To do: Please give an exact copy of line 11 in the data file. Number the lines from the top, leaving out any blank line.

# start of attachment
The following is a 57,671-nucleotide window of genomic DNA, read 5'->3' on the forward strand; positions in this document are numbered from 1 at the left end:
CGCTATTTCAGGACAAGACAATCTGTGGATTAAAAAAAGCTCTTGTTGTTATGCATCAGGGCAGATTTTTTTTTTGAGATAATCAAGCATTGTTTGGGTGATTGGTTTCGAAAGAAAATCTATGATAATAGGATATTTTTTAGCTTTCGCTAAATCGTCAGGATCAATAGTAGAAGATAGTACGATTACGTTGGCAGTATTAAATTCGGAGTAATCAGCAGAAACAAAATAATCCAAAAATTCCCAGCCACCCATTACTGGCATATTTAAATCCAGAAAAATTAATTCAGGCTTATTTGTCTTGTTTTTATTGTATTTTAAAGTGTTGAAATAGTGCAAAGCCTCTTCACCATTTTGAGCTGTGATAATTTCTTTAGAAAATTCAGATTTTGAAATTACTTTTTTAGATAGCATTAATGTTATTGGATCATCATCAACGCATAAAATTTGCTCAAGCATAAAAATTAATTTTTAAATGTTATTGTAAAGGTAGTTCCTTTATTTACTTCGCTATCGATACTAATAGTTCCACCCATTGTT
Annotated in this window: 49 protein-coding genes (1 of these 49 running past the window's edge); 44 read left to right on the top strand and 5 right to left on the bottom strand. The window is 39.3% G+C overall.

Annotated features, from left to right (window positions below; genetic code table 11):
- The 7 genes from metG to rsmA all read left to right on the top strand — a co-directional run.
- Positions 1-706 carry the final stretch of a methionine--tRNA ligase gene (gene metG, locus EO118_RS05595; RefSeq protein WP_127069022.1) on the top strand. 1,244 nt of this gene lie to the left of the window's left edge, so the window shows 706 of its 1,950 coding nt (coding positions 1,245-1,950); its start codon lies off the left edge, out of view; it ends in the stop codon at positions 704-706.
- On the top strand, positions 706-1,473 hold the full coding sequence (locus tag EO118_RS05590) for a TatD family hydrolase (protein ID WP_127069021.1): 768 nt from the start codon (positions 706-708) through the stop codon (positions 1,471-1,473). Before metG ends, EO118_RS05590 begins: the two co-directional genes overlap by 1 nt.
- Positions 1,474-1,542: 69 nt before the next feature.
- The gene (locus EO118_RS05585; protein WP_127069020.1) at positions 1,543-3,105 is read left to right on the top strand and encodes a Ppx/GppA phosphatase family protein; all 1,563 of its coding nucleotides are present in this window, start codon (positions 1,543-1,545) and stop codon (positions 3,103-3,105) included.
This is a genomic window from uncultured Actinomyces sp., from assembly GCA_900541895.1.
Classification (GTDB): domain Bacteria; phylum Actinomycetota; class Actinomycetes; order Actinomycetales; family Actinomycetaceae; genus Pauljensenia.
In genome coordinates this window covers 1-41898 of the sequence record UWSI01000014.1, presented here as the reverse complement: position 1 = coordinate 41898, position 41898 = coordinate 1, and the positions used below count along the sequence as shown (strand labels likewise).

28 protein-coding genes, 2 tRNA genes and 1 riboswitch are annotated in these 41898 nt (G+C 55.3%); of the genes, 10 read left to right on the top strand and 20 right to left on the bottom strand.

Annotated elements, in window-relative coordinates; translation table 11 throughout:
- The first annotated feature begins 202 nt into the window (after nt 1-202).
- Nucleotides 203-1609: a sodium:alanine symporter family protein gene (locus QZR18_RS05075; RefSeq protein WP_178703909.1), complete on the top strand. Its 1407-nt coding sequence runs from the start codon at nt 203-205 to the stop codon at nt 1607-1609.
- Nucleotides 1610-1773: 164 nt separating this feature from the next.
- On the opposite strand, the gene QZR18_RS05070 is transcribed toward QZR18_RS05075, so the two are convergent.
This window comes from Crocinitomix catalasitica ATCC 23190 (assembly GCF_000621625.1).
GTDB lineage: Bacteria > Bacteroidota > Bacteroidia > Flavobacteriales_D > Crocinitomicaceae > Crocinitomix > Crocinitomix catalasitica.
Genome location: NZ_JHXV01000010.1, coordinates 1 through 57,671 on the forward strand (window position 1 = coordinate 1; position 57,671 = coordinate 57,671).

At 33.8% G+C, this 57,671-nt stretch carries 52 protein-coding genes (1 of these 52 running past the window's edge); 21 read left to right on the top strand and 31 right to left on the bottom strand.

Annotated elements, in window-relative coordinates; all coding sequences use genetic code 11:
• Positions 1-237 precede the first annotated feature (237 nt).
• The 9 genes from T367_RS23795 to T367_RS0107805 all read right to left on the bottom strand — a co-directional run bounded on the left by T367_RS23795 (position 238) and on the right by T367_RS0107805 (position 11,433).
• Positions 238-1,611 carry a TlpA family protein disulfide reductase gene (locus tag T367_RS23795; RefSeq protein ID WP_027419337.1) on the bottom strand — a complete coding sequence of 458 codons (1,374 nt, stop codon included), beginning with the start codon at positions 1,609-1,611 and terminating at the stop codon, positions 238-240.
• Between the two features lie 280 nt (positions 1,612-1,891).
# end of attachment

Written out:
Classification (GTDB): domain Bacteria; phylum Actinomycetota; class Actinomycetes; order Actinomycetales; family Actinomycetaceae; genus Pauljensenia.